U.N. officials and Namibia's South African-appointed administrator Friday extended to April 21 the deadline for an estimated 900 black nationalist guerrillas to withdraw to Angola to salvage the independence plan for this South-African controlled territory. The previous deadline for the guerrilla withdrawal was today. "A prolonged stalemate in the affected areas is in no one's interest," a joint statement said. Gerhard Roux, spokesman for administrator Louis Pienaar, said Friday that 13 guerrillas have been killed in battles with security forces in the last several days.
NEWS
April 23, 1985 | Associated Press
Five people were injured when a bomb exploded at a discotheque in Oluno in northern Namibia (South-West Africa), police said Monday. The identity of the bombers was not known. However, police blamed the South-West Africa People's Organization, a nationalist guerrilla group based in Angola, for six earlier bombings in Namibia this year.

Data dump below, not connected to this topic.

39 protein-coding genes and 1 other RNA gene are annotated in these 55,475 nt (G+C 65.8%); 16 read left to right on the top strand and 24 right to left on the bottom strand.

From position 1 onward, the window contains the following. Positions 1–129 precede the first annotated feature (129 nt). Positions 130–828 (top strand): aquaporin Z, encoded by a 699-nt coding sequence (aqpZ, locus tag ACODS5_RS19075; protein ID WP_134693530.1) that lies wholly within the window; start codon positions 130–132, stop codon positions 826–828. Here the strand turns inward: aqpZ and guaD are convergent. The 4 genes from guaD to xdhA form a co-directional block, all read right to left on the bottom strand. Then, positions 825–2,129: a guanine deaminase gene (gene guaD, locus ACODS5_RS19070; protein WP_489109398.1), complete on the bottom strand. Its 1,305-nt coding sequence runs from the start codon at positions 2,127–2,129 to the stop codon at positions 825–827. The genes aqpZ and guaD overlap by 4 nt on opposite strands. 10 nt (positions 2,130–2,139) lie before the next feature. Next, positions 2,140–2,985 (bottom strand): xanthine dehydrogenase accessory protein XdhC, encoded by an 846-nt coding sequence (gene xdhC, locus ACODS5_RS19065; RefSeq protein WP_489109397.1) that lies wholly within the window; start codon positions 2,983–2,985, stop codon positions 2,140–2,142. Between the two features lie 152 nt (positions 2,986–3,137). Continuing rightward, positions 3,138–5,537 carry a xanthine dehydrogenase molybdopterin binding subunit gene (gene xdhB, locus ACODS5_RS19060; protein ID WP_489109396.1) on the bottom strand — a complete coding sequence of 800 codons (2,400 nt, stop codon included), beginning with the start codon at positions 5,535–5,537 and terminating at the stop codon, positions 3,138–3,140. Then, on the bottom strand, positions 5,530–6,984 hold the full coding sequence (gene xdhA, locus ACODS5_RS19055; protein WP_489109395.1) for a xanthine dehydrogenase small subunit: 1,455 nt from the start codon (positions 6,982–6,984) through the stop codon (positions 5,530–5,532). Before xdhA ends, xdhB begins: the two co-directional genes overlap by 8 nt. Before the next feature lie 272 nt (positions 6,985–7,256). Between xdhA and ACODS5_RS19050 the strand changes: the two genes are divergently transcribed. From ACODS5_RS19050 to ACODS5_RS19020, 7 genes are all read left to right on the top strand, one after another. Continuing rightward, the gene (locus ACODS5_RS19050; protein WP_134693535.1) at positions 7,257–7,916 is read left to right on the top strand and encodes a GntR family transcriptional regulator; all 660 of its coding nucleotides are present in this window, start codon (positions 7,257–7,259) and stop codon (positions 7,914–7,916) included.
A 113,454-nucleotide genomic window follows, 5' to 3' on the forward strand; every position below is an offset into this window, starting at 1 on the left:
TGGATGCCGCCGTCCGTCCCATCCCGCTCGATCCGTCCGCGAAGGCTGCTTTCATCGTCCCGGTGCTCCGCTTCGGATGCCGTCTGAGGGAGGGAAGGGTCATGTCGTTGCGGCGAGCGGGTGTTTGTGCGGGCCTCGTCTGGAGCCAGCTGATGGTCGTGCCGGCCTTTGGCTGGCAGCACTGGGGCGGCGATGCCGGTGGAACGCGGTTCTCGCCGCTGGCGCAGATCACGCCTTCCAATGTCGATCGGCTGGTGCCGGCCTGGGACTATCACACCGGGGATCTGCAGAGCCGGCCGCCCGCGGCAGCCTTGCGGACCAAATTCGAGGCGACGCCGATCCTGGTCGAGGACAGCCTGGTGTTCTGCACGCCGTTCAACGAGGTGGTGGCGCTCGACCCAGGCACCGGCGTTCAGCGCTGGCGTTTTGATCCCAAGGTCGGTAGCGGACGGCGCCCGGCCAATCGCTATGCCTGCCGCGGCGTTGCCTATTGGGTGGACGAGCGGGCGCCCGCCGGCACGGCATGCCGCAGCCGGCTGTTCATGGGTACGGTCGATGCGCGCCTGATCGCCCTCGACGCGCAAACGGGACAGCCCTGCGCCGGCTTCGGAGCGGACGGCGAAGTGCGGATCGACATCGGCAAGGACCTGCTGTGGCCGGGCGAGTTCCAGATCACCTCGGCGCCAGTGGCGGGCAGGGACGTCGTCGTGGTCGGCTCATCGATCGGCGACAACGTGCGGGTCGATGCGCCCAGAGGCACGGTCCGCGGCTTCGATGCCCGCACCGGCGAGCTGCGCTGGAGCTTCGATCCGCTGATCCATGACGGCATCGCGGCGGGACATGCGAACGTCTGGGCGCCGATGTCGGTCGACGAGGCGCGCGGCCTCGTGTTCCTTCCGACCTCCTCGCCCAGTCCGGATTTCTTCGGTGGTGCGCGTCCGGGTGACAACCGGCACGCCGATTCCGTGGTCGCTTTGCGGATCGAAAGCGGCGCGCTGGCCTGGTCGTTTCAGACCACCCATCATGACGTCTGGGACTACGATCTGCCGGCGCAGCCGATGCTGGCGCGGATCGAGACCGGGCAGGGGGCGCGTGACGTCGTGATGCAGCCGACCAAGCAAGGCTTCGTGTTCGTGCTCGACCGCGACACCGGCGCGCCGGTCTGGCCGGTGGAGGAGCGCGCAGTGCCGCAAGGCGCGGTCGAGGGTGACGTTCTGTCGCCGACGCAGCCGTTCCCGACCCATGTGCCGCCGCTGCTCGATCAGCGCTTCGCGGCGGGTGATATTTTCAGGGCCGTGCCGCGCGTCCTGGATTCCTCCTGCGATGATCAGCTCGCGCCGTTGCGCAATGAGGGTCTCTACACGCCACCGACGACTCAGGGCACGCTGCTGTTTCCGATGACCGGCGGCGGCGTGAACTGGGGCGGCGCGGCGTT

NEWS
April 9, 1989 | SCOTT KRAFT, Times Staff Writer
Guerrilla leader Sam Nujoma, in a move that could salvage Namibia's imperiled independence process, called on his 1,900 soldiers in northern Namibia late Saturday to stop fighting, regroup at U.N. assembly points and withdraw across the border into Angola within 72 hours. Nujoma's plea came on the eighth day of bloody battles between his South-West Africa People's Organization (SWAPO) rebels and South African-backed police and soldiers. At least 289 SWAPO guerrillas and 27 police and soldiers have been killed in the fighting, which began with a SWAPO invasion only hours after the U.N.-sponsored peace plan for Namibia got under way on April 1. "We have come to this difficult decision because we are aware of the historic responsibility that we have to our people and to humanity as a whole," Nujoma said in a statement issued from SWAPO's exile headquarters in Luanda, Angola.
Los Angeles Times Articles
|